Casio makes several electronic piano keyboards with different features and functions for the amateur and professional musician. You can play piano pieces, record performances and add tones to many of these Casio piano keyboards. Musical Instrument Digital Interface (MIDI) is a major component of these keyboards, making them very complex electronic musical instruments. Fortunately, there are some tips to troubleshoot your Casio piano keyboard if it starts to have problems.
Check the position of the batteries or how the AC adaptor is seated, if you are using one. The adaptor should be snugly plugged in to both the keyboard and the wall outlet.
Move the main volume slide up on the keyboard so that sound will be played through the speakers.
Move the "Mode" switch from "Chord" or "Fingered" to "Normal Mode," as normal play on the keyboard is not allowed in "Chord" or "Fingered" modes.
Return control of the sound to the keyboard by enabling "Local Control."
Move the "Auto Accompaniment" volume up from 000 to the desired volume setting.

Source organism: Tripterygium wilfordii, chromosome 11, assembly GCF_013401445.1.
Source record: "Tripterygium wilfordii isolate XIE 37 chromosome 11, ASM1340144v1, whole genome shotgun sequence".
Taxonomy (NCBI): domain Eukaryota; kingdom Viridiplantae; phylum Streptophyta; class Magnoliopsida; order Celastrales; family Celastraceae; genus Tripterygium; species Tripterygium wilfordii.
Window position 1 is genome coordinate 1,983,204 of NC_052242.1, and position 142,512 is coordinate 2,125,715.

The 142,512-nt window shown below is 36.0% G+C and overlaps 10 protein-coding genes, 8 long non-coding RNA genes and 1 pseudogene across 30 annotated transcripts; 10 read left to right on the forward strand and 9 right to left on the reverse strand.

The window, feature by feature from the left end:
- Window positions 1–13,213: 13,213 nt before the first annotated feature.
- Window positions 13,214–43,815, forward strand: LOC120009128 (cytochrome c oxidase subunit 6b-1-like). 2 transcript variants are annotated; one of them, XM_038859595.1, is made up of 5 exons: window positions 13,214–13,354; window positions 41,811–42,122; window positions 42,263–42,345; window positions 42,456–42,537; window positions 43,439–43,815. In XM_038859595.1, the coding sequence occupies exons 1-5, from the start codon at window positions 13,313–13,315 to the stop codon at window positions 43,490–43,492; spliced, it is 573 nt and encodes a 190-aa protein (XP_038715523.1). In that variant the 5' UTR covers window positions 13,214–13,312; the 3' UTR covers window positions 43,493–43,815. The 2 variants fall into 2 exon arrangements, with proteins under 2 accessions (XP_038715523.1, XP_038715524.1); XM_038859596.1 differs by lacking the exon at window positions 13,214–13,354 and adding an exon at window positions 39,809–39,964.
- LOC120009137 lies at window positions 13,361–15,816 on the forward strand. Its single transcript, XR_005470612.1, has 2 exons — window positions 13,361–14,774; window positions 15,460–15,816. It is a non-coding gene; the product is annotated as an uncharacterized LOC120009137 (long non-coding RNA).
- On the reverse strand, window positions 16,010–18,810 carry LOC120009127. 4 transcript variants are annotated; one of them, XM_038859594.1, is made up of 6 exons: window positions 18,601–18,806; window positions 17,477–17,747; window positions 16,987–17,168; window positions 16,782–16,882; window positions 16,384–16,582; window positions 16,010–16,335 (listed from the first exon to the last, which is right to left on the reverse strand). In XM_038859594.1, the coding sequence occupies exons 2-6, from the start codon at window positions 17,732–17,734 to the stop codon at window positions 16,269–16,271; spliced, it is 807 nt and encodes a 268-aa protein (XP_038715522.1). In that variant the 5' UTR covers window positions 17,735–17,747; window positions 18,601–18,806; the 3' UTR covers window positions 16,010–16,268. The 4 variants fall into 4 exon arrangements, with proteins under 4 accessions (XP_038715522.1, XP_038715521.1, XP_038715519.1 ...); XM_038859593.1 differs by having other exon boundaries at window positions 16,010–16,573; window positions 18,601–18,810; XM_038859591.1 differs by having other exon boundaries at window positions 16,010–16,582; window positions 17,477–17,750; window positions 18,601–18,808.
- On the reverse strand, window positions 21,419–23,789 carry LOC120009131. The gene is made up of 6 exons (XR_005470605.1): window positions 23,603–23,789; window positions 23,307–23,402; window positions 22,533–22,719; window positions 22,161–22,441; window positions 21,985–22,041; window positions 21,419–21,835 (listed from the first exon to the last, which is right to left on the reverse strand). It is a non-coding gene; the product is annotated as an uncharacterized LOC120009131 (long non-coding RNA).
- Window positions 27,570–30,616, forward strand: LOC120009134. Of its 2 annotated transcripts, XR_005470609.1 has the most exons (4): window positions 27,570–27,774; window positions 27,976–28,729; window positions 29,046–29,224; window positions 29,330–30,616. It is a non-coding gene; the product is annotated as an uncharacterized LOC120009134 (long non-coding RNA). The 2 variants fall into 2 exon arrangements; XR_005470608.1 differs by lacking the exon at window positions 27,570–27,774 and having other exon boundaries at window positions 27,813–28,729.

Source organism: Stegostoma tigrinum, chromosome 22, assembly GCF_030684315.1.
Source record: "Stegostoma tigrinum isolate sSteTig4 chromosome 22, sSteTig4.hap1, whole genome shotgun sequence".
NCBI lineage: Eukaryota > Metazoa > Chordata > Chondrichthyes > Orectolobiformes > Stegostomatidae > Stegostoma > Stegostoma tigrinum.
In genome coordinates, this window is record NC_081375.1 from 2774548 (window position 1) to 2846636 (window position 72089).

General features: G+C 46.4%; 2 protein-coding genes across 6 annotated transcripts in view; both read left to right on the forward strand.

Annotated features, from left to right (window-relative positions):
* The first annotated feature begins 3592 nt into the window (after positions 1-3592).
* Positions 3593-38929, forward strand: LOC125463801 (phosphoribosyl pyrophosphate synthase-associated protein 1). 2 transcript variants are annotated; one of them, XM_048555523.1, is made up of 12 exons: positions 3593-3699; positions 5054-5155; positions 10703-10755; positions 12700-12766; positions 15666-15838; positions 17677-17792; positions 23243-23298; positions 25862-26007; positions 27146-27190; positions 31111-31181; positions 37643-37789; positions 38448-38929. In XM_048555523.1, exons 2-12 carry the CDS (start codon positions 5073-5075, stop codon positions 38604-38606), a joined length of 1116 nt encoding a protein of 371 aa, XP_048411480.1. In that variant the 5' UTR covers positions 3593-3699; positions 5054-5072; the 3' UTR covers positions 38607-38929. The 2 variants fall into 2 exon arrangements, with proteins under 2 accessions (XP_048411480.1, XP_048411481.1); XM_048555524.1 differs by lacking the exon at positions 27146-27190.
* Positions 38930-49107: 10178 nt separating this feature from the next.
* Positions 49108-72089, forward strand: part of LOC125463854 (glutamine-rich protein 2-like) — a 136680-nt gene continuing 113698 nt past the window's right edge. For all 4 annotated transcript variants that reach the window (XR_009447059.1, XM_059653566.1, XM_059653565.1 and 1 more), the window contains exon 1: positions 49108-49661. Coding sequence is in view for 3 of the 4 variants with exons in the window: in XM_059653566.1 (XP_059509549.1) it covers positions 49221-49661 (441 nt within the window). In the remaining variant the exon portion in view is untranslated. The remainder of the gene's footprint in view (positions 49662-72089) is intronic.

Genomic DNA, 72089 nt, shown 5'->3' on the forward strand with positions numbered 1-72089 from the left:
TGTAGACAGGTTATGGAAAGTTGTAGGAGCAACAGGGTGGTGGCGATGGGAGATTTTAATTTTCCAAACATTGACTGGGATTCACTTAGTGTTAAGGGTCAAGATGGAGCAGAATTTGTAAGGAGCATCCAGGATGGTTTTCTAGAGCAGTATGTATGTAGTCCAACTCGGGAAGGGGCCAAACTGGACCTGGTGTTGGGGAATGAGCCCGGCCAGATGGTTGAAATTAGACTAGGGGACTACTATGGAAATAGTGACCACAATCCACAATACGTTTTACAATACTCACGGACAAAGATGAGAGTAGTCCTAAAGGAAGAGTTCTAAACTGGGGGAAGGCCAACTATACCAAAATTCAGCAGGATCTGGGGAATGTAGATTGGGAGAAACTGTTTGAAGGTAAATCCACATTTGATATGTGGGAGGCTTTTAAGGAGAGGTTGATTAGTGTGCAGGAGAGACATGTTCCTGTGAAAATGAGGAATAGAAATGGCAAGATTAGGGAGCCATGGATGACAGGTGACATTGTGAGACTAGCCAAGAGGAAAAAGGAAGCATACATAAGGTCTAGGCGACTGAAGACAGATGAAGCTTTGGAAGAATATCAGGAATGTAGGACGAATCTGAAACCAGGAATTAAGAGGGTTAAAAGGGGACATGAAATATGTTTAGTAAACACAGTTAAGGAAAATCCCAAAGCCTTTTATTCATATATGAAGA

Turn on channels "6" through "10" on the "Auto Accompaniment."
Turn up the volume to the desired setting on these channels on the "Auto Accompaniment."
Turn on melody channels "2" through "4."
Check the volumes on these melody channels and turn up any that are set too low.
Reset the keyboard and take it out of "Record" or "Record Standby," as the "Split" and "Layer" functions cannot be applied in these modes.
Check that the MIDI cables are properly connected and that the MIDI channels and volumes are on to restore sound to the keyboard.
Test the keyboard batteries to prevent distorted sounds, loss of power or low volume function when playing or recording from a connected MIDI instrument or computer.
Make sure to turn off the "MIDI Thru" function on the computer to prevent unnatural or incorrect sounds when the keyboard is connected to the computer and you are playing on the keyboard.
Keep the "Accomp MIDI Out" function on to record chord accompaniment to a connected computer.